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Old 06-20-2013, 11:42 PM   #1
City: Calgary
Country: Canada
Join Date: Jun 2013
Posts: 2
Retirement Dreaming

Hello to all. I am new to this forum and look forward to learning about life aboard a trawler. I am considering living part of my retirement life along the Pacific Coast aboard a trawler. I have read some posts regarding living aboard during winter months but did not find any information if the trawlers needed extra insulation installed or if any other special provisions were made to make life a bit more comfortable. Any insight would be appreciated.

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Old 06-20-2013, 11:57 PM   #2
City: Carefree, Arizona
Country: usa
Vessel Name: sunchaser V
Vessel Model: DeFever 48
Join Date: Apr 2008
Posts: 5,357
Assuming you keep your boat in Southern BC, a good diesel heater will get you through quite easily along with whatever dock electric you can utilize.

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Old 06-21-2013, 10:12 AM   #3
Phil Fill's Avatar
City: Everett Wa
Country: US
Vessel Name: Eagle
Vessel Model: Roughwater 58 pilot house
Join Date: Oct 2007
Posts: 2,879
We been a live aboard for 16 years in the Seattle Area. Rather hard to insulate a boat, but you can hold in the heat and reduce draft and cold surfaces. Most reasonable size boats have a alternate primary heating, propane/diesel, to supllment the AC heat and when the dock power is lost.

We found the best ways are:

Carpet the floors to hold out the cold from the bilge. The water temp is about 50 degree so the bilge usually does not freeze or need heat.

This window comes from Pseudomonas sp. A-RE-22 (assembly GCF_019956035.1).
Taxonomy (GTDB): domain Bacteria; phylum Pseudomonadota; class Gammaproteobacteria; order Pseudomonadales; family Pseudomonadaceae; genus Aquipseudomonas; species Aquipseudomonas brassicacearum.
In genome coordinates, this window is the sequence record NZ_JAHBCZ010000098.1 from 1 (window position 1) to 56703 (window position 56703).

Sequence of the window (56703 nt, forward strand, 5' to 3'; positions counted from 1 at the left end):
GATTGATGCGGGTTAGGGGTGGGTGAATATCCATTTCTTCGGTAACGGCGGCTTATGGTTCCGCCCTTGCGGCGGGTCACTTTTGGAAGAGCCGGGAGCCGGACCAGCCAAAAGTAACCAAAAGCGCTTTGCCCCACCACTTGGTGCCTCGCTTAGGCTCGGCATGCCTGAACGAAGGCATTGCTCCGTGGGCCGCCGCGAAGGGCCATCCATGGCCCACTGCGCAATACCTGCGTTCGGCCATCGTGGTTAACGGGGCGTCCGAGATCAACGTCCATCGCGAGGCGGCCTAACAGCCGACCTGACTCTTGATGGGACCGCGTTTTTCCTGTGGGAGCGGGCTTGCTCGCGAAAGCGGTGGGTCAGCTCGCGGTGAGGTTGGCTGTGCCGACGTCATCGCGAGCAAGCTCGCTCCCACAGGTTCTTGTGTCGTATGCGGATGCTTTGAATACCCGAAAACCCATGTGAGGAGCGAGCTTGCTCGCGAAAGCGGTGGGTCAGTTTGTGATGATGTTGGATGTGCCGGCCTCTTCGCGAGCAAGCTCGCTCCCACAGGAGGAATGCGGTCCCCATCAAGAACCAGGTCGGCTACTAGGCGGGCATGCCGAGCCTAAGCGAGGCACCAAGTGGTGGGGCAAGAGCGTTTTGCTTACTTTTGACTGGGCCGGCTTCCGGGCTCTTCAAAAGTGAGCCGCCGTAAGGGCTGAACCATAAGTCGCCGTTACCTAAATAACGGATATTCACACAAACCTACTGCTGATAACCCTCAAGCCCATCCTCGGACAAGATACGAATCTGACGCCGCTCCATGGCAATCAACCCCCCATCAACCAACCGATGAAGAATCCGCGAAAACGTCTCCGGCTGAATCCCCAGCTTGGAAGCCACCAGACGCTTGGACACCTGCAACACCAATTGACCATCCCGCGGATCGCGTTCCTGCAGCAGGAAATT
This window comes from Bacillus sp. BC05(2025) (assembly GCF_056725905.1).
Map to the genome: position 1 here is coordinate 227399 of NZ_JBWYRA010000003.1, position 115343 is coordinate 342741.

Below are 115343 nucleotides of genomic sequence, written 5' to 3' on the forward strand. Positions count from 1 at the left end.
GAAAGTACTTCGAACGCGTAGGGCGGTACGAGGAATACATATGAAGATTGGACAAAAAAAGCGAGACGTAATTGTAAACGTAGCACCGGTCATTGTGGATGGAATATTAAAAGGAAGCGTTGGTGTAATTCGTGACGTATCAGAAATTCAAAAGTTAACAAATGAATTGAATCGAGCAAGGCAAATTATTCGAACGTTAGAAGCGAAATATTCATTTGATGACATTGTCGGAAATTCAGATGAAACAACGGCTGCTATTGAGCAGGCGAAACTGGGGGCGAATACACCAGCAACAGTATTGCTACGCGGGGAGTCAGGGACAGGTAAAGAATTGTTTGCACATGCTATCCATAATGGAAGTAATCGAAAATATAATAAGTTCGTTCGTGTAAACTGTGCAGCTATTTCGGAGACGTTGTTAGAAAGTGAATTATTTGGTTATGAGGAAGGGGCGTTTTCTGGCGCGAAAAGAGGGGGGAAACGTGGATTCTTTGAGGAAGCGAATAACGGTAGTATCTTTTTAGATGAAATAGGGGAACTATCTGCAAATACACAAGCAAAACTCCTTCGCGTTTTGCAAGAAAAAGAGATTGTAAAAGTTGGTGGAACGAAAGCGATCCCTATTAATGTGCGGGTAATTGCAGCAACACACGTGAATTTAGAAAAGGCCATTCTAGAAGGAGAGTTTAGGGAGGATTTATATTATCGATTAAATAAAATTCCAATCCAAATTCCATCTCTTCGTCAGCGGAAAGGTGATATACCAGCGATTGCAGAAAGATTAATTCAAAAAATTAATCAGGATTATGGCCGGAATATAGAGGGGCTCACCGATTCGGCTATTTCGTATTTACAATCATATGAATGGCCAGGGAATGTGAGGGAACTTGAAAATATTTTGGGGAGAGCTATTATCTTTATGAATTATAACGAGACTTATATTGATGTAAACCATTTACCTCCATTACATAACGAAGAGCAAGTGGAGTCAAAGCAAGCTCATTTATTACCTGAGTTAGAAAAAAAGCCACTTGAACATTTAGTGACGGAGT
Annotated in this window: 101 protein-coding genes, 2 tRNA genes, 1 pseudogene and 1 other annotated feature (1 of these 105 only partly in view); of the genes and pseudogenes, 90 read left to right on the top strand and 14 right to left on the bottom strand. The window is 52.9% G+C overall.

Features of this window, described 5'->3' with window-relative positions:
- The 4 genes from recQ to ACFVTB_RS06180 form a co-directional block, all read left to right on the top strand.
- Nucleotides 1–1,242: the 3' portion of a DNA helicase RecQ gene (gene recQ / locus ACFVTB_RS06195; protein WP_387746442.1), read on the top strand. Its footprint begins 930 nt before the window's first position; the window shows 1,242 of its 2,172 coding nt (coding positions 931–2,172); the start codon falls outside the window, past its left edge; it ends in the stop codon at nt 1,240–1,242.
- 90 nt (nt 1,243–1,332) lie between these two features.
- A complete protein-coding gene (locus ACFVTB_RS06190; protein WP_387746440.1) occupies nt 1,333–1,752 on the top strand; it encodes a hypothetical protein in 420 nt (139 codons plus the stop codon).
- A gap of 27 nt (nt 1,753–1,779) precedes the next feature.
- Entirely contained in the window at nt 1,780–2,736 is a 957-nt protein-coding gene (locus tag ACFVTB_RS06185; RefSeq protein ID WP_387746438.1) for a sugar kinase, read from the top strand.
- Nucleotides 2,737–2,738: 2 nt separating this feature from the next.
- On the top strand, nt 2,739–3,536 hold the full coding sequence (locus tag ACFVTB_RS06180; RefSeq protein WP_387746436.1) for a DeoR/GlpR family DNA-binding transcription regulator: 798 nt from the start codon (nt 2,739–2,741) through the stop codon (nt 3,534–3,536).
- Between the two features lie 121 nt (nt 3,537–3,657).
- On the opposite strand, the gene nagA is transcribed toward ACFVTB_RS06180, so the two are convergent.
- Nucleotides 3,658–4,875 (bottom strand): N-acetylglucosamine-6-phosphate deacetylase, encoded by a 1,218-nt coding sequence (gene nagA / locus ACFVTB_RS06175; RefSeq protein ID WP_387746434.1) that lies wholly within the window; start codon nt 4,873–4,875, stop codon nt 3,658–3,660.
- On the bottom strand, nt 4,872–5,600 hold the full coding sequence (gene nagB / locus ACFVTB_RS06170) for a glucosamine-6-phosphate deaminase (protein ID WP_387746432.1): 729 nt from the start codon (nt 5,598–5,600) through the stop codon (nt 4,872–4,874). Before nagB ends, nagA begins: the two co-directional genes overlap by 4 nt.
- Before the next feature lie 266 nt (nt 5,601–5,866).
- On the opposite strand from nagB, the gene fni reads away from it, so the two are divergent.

We close off/doors and usually not heat areas not used so the heat is kept confined in the living areas. My wife made small quilts that we hang over the stair ways, salon to pilot house and state rooms to salon to hold the heat down, since heat rises.

Install/place the heaters at the lowest level. 50% of our heat is the middles of the boat at the bottom of the stair ways from the staterooms to the salon as heat rises, and all heat sources are at floor level.

In the winter the big salon windows are covered/protect with plex a glass which cuts down the draft and hold in the heat. We also have heavy thermal curtains.

The exterior canvas and tarps keep the cold wind/rain off the boat, reduces drafts and hold in some of the heat. On the cold/clear/freezing days its quite warm.

The best investment for a live aboard is to have a good primary heating system and/or have the most the most dock power amp the dock/marina will allow.

Not relating to insulation and retaining heat.

Condensation/moisture can be a problem so cooking/shower/washing is keep to a minimum and have to air out the boat, so you donít want to make the boat air tight, but reasonable tight so air flows though the boat. We keep several of the port not dogged down tight.

Make sure the boat is easy to get on/off and in/out with only one hand. The marina facilities. Restroom/Laundry/general store as you will use and depend on them. Be aware that most marinas shut the water off for weeks when it freezes, and the dock power can do out for days. So having large capacity water tanks can be important and learn to conserve water.

Also its nice to have a sanitation/black water pump our boat/cart/system that can service your slip. All the marinas we have lived in have sanitation pump out boat. We get pumps out weekly if the marine is not frozen over and the pump out station is not frozen. We have a 45 gallon holding tank and we use the marina restrooms during the day.

Most things on a boat are a limited resource. Electricity, water, sanitation, heat, space, refrigeration, etc so you have to learn to adjust your wasteful land/dirt habits. Be sure to talk to the other live a boards and the marina so you have some idea what to expect.
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Old 06-29-2013, 09:03 PM   #4
City: Calgary
Country: Canada
Join Date: Jun 2013
Posts: 2
Thank you Phil Fill for the pointers.
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